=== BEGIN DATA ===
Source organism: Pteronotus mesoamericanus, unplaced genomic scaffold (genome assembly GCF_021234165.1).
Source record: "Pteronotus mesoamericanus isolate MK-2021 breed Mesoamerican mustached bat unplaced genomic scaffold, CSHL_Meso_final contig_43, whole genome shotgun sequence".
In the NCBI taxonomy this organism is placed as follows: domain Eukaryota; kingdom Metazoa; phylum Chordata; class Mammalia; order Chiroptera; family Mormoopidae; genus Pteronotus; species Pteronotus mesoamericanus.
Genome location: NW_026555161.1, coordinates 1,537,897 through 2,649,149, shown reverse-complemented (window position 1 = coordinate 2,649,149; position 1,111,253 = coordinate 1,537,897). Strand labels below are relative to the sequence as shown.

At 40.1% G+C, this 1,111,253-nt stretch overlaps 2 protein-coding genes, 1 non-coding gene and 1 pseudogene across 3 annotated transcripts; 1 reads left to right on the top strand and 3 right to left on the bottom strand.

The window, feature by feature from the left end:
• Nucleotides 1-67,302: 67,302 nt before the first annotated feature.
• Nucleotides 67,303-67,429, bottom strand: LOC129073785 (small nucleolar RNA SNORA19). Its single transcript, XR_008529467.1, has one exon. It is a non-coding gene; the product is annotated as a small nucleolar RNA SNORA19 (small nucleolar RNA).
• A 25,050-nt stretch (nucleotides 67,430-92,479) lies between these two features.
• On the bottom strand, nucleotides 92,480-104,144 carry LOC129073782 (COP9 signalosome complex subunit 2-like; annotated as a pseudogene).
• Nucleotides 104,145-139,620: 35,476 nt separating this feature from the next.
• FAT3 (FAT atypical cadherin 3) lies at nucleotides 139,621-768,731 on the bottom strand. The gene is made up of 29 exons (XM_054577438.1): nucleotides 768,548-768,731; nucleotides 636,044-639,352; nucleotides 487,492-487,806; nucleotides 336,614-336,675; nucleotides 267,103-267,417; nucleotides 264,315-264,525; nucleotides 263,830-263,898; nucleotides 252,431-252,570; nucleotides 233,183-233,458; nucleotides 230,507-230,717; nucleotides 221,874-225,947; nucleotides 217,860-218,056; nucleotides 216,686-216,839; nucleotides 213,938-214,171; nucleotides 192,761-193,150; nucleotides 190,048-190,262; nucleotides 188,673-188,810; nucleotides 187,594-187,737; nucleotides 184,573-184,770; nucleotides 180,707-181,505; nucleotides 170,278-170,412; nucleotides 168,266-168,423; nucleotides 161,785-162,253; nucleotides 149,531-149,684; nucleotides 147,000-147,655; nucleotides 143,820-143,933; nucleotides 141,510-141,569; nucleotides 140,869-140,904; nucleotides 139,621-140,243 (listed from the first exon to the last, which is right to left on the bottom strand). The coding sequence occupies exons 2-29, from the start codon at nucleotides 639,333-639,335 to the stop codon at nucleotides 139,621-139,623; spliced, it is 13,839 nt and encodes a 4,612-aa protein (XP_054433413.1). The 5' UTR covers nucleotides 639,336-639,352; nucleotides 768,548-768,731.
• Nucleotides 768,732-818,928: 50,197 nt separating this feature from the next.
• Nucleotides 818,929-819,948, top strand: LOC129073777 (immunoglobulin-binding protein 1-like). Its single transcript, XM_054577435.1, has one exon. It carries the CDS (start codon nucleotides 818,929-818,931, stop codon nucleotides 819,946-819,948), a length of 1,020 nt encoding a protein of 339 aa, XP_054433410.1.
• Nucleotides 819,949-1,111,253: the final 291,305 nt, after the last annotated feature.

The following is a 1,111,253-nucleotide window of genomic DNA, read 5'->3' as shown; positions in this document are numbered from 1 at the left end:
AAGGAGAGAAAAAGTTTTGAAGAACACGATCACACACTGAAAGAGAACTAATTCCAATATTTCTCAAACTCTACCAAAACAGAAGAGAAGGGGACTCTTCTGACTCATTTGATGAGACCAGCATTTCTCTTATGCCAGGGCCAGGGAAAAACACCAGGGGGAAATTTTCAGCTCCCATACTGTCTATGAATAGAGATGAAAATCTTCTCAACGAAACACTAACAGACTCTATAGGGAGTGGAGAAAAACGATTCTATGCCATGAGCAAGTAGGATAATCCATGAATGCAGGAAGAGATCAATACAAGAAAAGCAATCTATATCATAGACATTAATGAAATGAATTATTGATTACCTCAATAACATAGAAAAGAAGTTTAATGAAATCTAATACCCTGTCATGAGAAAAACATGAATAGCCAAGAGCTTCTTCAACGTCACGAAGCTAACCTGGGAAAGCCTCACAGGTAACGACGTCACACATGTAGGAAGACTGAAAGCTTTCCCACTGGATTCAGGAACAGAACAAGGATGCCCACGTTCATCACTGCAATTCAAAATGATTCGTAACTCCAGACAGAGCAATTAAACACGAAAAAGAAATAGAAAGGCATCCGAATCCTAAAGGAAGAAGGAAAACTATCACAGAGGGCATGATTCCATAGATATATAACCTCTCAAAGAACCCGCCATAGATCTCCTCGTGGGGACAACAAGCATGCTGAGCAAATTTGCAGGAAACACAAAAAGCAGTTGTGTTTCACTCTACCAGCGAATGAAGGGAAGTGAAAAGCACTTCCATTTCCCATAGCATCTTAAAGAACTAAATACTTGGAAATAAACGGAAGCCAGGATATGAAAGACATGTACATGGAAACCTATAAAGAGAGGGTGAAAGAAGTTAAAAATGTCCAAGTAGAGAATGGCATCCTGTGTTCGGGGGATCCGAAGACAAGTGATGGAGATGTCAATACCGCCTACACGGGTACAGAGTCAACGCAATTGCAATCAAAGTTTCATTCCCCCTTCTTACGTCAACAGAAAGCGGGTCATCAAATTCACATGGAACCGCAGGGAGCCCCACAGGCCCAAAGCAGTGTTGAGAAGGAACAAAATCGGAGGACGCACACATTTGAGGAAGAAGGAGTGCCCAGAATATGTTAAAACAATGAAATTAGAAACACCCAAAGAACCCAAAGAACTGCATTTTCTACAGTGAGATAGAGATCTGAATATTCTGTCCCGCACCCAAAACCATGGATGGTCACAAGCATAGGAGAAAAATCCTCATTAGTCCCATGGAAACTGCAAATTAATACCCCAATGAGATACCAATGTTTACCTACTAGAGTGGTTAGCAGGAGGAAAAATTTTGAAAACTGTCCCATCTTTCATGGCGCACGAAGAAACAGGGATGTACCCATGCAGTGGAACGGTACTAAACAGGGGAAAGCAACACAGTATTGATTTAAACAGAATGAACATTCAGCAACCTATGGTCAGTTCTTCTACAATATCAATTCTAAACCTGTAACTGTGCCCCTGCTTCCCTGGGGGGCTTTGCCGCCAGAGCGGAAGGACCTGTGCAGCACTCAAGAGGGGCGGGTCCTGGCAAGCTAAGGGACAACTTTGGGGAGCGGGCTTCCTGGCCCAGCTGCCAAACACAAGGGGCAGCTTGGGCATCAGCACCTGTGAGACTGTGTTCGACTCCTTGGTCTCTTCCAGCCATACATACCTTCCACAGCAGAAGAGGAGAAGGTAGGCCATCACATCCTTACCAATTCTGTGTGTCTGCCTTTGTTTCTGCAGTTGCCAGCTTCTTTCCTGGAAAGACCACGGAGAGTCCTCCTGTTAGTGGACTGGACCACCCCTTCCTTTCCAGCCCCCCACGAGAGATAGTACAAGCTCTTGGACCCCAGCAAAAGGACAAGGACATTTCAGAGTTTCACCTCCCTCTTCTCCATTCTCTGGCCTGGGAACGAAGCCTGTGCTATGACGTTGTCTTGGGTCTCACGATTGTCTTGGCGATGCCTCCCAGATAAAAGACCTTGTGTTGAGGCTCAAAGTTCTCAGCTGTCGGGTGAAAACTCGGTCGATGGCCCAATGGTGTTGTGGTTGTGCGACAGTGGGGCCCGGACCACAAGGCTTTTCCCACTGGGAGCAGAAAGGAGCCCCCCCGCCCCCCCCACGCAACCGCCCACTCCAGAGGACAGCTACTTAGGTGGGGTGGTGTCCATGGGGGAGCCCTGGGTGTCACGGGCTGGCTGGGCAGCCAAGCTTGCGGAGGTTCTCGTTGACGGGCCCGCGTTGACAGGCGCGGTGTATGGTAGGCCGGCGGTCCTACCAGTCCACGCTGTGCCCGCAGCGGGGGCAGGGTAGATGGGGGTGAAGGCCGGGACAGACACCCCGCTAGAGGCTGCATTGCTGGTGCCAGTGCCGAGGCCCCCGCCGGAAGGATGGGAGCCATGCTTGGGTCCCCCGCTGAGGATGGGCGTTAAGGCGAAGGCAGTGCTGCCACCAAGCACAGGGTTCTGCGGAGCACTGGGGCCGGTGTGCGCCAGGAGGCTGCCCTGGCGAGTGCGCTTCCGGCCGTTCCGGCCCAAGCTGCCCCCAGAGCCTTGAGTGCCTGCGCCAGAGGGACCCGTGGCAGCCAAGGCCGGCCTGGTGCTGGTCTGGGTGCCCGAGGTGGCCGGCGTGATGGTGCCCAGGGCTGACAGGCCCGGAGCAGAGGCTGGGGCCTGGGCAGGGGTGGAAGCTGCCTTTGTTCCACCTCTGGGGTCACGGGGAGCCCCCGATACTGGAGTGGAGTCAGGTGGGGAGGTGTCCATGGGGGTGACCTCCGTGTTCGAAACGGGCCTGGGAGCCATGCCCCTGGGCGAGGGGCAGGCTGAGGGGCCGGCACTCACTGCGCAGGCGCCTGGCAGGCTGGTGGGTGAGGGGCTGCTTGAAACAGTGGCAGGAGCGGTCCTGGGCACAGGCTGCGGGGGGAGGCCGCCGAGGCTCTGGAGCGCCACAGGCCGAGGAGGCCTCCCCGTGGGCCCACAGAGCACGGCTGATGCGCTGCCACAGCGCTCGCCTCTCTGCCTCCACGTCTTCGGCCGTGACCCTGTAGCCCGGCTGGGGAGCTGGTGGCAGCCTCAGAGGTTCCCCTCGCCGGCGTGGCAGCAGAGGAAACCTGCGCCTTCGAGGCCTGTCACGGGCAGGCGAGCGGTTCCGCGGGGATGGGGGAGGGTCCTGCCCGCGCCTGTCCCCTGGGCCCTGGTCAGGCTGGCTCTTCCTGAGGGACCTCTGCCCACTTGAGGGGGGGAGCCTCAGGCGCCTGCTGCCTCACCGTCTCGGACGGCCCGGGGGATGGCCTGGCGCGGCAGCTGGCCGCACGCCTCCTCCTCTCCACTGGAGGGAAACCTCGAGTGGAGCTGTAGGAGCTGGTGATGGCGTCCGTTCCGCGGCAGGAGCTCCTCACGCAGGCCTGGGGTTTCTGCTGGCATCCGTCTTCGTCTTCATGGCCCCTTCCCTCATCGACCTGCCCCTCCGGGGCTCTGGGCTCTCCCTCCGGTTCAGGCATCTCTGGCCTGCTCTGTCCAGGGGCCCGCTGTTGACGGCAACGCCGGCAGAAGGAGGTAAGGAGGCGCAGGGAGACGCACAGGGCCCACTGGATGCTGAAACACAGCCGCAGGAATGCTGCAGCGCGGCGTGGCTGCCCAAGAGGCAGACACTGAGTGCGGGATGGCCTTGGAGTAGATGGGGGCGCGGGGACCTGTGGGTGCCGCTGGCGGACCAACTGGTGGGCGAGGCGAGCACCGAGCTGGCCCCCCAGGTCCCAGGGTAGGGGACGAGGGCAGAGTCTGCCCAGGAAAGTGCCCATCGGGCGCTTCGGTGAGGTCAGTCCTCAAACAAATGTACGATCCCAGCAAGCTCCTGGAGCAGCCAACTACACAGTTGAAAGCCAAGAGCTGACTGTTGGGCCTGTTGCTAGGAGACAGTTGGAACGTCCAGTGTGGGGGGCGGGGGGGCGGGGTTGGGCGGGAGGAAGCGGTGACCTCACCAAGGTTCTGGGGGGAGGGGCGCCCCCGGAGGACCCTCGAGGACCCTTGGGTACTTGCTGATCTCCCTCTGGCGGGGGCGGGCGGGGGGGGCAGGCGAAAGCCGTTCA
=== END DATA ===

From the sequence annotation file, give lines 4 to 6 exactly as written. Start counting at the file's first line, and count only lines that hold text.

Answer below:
Genome location: NW_026555161.1, coordinates 1,537,897 through 2,649,149, shown reverse-complemented (window position 1 = coordinate 2,649,149; position 1,111,253 = coordinate 1,537,897). Strand labels below are relative to the sequence as shown.

At 40.1% G+C, this 1,111,253-nt stretch overlaps 2 protein-coding genes, 1 non-coding gene and 1 pseudogene across 3 annotated transcripts; 1 reads left to right on the top strand and 3 right to left on the bottom strand.

The window, feature by feature from the left end: